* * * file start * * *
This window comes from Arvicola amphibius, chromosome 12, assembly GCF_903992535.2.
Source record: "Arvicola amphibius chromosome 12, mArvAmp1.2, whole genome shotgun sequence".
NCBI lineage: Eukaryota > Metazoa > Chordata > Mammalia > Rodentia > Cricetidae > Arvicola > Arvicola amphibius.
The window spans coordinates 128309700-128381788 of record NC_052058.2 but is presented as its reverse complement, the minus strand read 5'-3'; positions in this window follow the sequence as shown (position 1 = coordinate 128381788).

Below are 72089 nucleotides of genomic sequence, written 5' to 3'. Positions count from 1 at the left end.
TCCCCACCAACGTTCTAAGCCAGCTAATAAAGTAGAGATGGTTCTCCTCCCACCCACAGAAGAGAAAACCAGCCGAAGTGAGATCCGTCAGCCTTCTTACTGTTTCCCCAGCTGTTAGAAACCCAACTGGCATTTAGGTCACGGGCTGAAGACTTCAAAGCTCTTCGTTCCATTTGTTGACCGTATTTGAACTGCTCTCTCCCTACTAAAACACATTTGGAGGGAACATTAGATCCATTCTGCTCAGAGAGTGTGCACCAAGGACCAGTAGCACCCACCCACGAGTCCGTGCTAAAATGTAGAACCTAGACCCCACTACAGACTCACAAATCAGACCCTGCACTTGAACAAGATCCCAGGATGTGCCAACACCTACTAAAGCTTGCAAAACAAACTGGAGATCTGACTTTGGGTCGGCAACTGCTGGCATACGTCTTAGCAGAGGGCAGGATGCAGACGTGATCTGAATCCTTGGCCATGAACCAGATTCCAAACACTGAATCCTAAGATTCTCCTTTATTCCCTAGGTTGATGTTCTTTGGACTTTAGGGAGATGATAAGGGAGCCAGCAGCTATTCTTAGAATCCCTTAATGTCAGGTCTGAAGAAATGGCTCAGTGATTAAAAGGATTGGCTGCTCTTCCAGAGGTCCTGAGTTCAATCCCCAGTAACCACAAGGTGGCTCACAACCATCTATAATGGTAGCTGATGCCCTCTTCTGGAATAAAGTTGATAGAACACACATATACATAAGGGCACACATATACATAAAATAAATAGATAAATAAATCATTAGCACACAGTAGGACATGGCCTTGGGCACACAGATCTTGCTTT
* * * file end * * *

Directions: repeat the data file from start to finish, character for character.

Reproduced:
This window comes from Arvicola amphibius, chromosome 12, assembly GCF_903992535.2.
Source record: "Arvicola amphibius chromosome 12, mArvAmp1.2, whole genome shotgun sequence".
NCBI lineage: Eukaryota > Metazoa > Chordata > Mammalia > Rodentia > Cricetidae > Arvicola > Arvicola amphibius.
The window spans coordinates 128309700-128381788 of record NC_052058.2 but is presented as its reverse complement, the minus strand read 5'-3'; positions in this window follow the sequence as shown (position 1 = coordinate 128381788).

Below are 72089 nucleotides of genomic sequence, written 5' to 3'. Positions count from 1 at the left end.
TCCCCACCAACGTTCTAAGCCAGCTAATAAAGTAGAGATGGTTCTCCTCCCACCCACAGAAGAGAAAACCAGCCGAAGTGAGATCCGTCAGCCTTCTTACTGTTTCCCCAGCTGTTAGAAACCCAACTGGCATTTAGGTCACGGGCTGAAGACTTCAAAGCTCTTCGTTCCATTTGTTGACCGTATTTGAACTGCTCTCTCCCTACTAAAACACATTTGGAGGGAACATTAGATCCATTCTGCTCAGAGAGTGTGCACCAAGGACCAGTAGCACCCACCCACGAGTCCGTGCTAAAATGTAGAACCTAGACCCCACTACAGACTCACAAATCAGACCCTGCACTTGAACAAGATCCCAGGATGTGCCAACACCTACTAAAGCTTGCAAAACAAACTGGAGATCTGACTTTGGGTCGGCAACTGCTGGCATACGTCTTAGCAGAGGGCAGGATGCAGACGTGATCTGAATCCTTGGCCATGAACCAGATTCCAAACACTGAATCCTAAGATTCTCCTTTATTCCCTAGGTTGATGTTCTTTGGACTTTAGGGAGATGATAAGGGAGCCAGCAGCTATTCTTAGAATCCCTTAATGTCAGGTCTGAAGAAATGGCTCAGTGATTAAAAGGATTGGCTGCTCTTCCAGAGGTCCTGAGTTCAATCCCCAGTAACCACAAGGTGGCTCACAACCATCTATAATGGTAGCTGATGCCCTCTTCTGGAATAAAGTTGATAGAACACACATATACATAAGGGCACACATATACATAAAATAAATAGATAAATAAATCATTAGCACACAGTAGGACATGGCCTTGGGCACACAGATCTTGCTTT